It’s pretty clear that formaldehyde, used to embalm corpses, is not a health elixir. What’s less clear is why Johnson & Johnson thinks it’s a good idea to put this carcinogen in baby shampoo.
Something to Cry About: Carcinogens Formaldehyde and Dioxane in Baby Shampoo
Two years after first asking the baby cosmetics giant to take formaldehyde-releasing quaternium-15 and another potentially cancer causing chemical, dioxane, out of Johnson & Johnson products, the Campaign for Safe Cosmetics released a new investigation this week showing that the company is starting to do so, but not in the United States.
“Clearly there is no need for Johnson & Johnson to expose babies to a known carcinogen when the company is already making safer alternatives. All babies deserve safer products,” said Lisa Archer, director of the Campaign for Safe Cosmetics at a new conference.
Victory! Johnson & Johnson to Take Toxins Out of Baby Shampoo
Johnson & Johnson responded to the coalition’s investigation with a statement that because “some consumers are concerned,” they are “phasing out formaldehyde releaser preservatives from our baby products” as well as the campaign’s other target, dioxane. If U.S. consumers would like to avoid exposure to those chemicals – say – now, they can buy the (more expensive) Johnson Naturals line of baby care products.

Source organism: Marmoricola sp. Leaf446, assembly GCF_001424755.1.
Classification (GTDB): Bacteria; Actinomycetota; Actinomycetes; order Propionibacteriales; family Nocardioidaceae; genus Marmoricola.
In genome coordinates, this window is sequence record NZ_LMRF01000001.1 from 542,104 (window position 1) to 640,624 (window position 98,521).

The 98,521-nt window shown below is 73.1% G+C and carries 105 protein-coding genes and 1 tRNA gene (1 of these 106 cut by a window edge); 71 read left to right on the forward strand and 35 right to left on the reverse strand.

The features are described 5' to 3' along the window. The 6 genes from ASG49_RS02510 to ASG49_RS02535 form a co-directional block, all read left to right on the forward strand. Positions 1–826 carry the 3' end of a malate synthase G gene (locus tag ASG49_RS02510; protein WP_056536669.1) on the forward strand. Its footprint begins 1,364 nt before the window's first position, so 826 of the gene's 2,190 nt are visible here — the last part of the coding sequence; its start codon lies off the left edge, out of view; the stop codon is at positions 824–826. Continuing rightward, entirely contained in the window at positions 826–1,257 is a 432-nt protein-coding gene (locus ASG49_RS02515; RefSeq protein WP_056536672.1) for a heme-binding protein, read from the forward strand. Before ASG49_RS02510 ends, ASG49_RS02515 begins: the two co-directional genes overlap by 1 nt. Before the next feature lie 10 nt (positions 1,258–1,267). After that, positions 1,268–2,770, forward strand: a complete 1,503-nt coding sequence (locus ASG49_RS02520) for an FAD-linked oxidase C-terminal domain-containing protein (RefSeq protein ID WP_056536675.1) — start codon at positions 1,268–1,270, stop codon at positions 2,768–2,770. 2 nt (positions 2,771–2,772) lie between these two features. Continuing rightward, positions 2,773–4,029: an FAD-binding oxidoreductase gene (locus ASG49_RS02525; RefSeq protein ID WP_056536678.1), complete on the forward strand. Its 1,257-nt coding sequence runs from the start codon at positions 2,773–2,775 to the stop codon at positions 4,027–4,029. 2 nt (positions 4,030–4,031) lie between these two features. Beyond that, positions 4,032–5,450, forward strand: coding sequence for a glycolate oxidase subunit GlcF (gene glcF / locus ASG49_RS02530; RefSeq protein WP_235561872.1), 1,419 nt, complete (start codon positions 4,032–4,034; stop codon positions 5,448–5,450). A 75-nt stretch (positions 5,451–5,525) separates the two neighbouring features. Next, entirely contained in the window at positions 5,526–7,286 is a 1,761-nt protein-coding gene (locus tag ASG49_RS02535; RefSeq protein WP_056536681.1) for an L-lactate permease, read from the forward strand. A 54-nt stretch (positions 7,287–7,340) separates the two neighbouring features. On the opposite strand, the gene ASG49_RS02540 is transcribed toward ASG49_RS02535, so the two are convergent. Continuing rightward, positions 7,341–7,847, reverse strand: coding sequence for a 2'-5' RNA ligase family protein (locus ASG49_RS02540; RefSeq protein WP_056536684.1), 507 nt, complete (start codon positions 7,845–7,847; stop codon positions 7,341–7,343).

“This is great news, and different from what we expected based on past interactions,” Archer told Forbes. “But it’s not over. We have to see how quickly they’re willing to make this shift and where.”
Find Out More About Toxic Cosmetics
Which brings us to the real problem: ingredients in cosmetics are poorly regulated and disclosure of ingredient hazards is not mandated in the United States. U.S. Representatives Jan Schakowsky, D-Ill., Ed Markey, D-Mass., and Tammy Baldwin, D-Wisc., have introduced a bill designed to give the U.S. Food and Drug Administration authority to ensure that personal care products are free of harmful ingredients and that ingredients are fully disclosed.
Check out Gina-Marie’s article The Safe Cosmetics Act Would Protect Consumers or the video below for much more.
stock.xchng photo by mokra
Disclaimer: The views expressed above are solely those of the author and may
not reflect those of
Care2, Inc., its employees or advertisers.